Bike Forums

Bike Forums (https://www.bikeforums.net/forum.php)
-   Recumbent (https://www.bikeforums.net/forumdisplay.php?f=37)
-   -   Bents in heavy traffic (https://www.bikeforums.net/showthread.php?t=1190762)

dougphoto 12-27-19 04:42 PM

Bents in heavy traffic
 
I've been thinking of getting a bent do to some injuries making my up right bike more painful. However; I live just outside of Chicago and traffic is heavy on every road, and stop lights are frequent. Is this going to be a pain in the arse on a bent?

Robert C 12-27-19 04:57 PM

I have a Bachetta 26att (a two-wheel stick bent). I don't like it for traffic and I don't commute on it. If my commute were longer I would, but the traffic thing is a real issue.

Something you might look into is a recumbent trike. That way there is no need to even unclip.

Steamer 12-27-19 05:10 PM

I think a LWB like a Tour Easy would be a good choice for such conditions.

VegasTriker 12-27-19 10:52 PM

Recumbents are not much different from a road bike. What counts when it comes to riding in heavy traffic is the width of the road. If there is enough room for safe riding then either bike will do. I used to live in Chicagoland southwest of the city. I sure became spoiled after I moved to the southwest to an area where they built the roads much wider than those in Illinois and there are fewer traffic lights. It's even comfortable to ride a 4 lane, 45 mph road when they include breakdown lanes. The same trip on a two lane road with the standard road width and the same traffic flow would be far less pleasurable. I used to ride a long wheelbase recumbent a lot. It was one that I could easily put my feet on the ground when coming to a stop. That's important if you have to stop frequently. My short wheelbase recumbent was far more maneuverable but not as easy to stop and start back out.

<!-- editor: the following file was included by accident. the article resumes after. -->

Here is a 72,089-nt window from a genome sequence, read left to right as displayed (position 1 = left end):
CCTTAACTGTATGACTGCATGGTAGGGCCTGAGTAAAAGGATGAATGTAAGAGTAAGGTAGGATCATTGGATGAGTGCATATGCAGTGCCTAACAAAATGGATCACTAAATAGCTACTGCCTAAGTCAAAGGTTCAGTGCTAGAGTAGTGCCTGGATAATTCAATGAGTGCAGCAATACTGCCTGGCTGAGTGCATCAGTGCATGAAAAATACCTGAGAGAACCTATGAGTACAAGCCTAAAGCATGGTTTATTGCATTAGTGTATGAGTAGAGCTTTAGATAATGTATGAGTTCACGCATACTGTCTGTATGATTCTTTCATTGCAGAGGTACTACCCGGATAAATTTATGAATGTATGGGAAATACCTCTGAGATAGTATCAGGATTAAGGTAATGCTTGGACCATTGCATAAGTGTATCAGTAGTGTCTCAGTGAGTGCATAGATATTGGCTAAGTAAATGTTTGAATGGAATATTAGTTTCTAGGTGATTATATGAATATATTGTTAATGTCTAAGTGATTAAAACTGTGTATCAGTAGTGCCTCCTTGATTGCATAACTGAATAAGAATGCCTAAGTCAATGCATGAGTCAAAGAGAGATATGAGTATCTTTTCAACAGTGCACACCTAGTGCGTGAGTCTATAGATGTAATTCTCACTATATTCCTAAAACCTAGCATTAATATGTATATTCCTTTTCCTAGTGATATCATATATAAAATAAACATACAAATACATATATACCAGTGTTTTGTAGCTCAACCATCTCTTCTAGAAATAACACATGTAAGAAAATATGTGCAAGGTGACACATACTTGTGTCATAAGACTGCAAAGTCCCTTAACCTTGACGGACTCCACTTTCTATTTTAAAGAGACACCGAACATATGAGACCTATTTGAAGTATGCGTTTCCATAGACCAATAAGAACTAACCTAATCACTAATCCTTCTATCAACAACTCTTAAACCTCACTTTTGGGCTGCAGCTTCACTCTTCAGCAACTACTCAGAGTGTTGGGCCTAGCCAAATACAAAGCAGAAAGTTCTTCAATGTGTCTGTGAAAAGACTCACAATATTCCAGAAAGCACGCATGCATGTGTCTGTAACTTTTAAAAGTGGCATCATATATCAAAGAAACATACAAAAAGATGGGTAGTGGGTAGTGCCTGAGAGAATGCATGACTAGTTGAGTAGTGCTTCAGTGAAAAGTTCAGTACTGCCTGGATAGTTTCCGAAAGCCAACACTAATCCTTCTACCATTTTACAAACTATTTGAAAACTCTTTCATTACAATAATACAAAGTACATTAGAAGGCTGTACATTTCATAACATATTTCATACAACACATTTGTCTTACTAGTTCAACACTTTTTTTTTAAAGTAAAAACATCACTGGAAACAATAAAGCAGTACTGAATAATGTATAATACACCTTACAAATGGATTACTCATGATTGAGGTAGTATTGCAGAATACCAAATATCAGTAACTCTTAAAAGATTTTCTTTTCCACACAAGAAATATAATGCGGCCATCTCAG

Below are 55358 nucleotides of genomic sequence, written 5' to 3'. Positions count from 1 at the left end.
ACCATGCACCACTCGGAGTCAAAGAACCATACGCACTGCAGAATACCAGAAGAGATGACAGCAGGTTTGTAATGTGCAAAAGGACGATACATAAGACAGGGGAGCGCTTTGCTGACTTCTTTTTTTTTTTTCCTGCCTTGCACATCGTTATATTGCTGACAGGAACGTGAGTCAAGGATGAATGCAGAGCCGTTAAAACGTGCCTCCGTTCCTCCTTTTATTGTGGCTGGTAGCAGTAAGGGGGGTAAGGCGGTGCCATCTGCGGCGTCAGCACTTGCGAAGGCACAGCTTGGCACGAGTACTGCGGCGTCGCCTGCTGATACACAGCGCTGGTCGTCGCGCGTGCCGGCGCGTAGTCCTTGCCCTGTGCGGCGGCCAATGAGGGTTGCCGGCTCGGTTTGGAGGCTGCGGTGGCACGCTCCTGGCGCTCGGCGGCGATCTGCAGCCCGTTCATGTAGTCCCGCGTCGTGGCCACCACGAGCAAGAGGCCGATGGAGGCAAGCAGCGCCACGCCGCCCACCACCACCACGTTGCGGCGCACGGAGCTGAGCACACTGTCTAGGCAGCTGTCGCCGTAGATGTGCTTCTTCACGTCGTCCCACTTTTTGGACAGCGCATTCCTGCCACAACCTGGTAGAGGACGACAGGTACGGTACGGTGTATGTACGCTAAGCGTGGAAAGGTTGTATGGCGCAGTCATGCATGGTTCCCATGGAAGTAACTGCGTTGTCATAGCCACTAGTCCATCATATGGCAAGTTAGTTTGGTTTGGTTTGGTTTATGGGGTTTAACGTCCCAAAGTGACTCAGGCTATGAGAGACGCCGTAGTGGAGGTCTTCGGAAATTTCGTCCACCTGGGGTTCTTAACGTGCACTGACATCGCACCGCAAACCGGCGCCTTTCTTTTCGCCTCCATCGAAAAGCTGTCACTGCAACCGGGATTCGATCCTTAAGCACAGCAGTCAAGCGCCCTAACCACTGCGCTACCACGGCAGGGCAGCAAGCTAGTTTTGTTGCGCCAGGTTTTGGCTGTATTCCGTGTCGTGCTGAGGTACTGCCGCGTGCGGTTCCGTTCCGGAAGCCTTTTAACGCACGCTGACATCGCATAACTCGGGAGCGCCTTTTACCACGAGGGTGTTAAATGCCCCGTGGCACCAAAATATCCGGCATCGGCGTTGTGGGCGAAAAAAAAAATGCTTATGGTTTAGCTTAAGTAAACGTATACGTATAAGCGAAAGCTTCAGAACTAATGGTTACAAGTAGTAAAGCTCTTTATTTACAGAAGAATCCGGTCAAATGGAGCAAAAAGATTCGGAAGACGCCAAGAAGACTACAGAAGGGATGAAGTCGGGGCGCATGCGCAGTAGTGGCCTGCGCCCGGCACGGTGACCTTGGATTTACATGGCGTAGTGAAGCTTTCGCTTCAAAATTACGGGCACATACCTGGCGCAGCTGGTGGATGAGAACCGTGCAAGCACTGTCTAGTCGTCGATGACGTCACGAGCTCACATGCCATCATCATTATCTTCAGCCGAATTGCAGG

kingston 12-28-19 08:05 AM

I live in the North suburbs, picked up a used recumbent earlier this season (https://www.bikeforums.net/recumbent...do-i-wear.html) and have ridden it all over the North/Northwest suburbs. Starts and stops take a bit of practice, and I am much more deliberate/careful on the recumbent at intersections, but once you get the hang of it, I don't think it's any more dangerous than any other bike. People on this sub-forum were unbelievably helpful when I was trying to figure everything out.

dougphoto 12-28-19 08:55 AM


Originally Posted by kingston (Post 21260719)